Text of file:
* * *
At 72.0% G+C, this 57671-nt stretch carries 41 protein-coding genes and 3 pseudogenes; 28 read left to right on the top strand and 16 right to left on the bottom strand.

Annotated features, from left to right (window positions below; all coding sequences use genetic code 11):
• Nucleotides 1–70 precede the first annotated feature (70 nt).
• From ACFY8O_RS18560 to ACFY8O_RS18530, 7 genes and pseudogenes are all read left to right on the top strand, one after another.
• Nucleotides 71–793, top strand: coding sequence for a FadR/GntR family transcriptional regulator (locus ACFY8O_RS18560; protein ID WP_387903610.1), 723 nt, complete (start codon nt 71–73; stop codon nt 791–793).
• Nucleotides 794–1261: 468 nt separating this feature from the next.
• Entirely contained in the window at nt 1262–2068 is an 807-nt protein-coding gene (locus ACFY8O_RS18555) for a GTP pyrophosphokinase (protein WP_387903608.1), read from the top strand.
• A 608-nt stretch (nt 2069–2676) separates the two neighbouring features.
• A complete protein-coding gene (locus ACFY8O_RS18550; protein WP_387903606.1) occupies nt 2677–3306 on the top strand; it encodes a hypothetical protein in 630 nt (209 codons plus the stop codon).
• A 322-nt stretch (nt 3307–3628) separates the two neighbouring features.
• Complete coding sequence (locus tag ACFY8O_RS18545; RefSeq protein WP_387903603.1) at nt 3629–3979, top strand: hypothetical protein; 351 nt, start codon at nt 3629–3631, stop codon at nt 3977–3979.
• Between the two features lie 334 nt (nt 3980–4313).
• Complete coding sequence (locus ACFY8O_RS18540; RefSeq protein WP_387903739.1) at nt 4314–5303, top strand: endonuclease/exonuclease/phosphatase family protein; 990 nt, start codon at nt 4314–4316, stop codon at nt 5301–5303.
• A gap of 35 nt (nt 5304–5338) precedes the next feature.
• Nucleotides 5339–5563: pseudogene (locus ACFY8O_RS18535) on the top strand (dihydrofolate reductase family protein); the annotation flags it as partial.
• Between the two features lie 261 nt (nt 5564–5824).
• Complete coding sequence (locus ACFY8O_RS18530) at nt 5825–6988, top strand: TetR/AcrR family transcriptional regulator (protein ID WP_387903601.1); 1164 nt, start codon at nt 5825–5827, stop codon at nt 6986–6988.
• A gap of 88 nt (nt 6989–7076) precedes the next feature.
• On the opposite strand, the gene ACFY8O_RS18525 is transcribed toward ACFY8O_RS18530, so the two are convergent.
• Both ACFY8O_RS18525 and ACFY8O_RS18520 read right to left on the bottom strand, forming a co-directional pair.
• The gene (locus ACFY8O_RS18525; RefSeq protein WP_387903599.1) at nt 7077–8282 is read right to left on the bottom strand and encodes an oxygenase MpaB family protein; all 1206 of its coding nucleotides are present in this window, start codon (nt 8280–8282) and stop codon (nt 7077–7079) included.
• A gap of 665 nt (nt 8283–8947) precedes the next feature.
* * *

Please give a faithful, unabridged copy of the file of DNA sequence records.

At 72.0% G+C, this 57671-nt stretch carries 41 protein-coding genes and 3 pseudogenes; 28 read left to right on the top strand and 16 right to left on the bottom strand.

Annotated features, from left to right (window positions below; all coding sequences use genetic code 11):
• Nucleotides 1–70 precede the first annotated feature (70 nt).
• From ACFY8O_RS18560 to ACFY8O_RS18530, 7 genes and pseudogenes are all read left to right on the top strand, one after another.
• Nucleotides 71–793, top strand: coding sequence for a FadR/GntR family transcriptional regulator (locus ACFY8O_RS18560; protein ID WP_387903610.1), 723 nt, complete (start codon nt 71–73; stop codon nt 791–793).
• Nucleotides 794–1261: 468 nt separating this feature from the next.
• Entirely contained in the window at nt 1262–2068 is an 807-nt protein-coding gene (locus ACFY8O_RS18555) for a GTP pyrophosphokinase (protein WP_387903608.1), read from the top strand.
• A 608-nt stretch (nt 2069–2676) separates the two neighbouring features.
• A complete protein-coding gene (locus ACFY8O_RS18550; protein WP_387903606.1) occupies nt 2677–3306 on the top strand; it encodes a hypothetical protein in 630 nt (209 codons plus the stop codon).
• A 322-nt stretch (nt 3307–3628) separates the two neighbouring features.
• Complete coding sequence (locus tag ACFY8O_RS18545; RefSeq protein WP_387903603.1) at nt 3629–3979, top strand: hypothetical protein; 351 nt, start codon at nt 3629–3631, stop codon at nt 3977–3979.
• Between the two features lie 334 nt (nt 3980–4313).
• Complete coding sequence (locus ACFY8O_RS18540; RefSeq protein WP_387903739.1) at nt 4314–5303, top strand: endonuclease/exonuclease/phosphatase family protein; 990 nt, start codon at nt 4314–4316, stop codon at nt 5301–5303.
• A gap of 35 nt (nt 5304–5338) precedes the next feature.
• Nucleotides 5339–5563: pseudogene (locus ACFY8O_RS18535) on the top strand (dihydrofolate reductase family protein); the annotation flags it as partial.
• Between the two features lie 261 nt (nt 5564–5824).
• Complete coding sequence (locus ACFY8O_RS18530) at nt 5825–6988, top strand: TetR/AcrR family transcriptional regulator (protein ID WP_387903601.1); 1164 nt, start codon at nt 5825–5827, stop codon at nt 6986–6988.
• A gap of 88 nt (nt 6989–7076) precedes the next feature.
• On the opposite strand, the gene ACFY8O_RS18525 is transcribed toward ACFY8O_RS18530, so the two are convergent.
• Both ACFY8O_RS18525 and ACFY8O_RS18520 read right to left on the bottom strand, forming a co-directional pair.
• The gene (locus ACFY8O_RS18525; RefSeq protein WP_387903599.1) at nt 7077–8282 is read right to left on the bottom strand and encodes an oxygenase MpaB family protein; all 1206 of its coding nucleotides are present in this window, start codon (nt 8280–8282) and stop codon (nt 7077–7079) included.
• A gap of 665 nt (nt 8283–8947) precedes the next feature.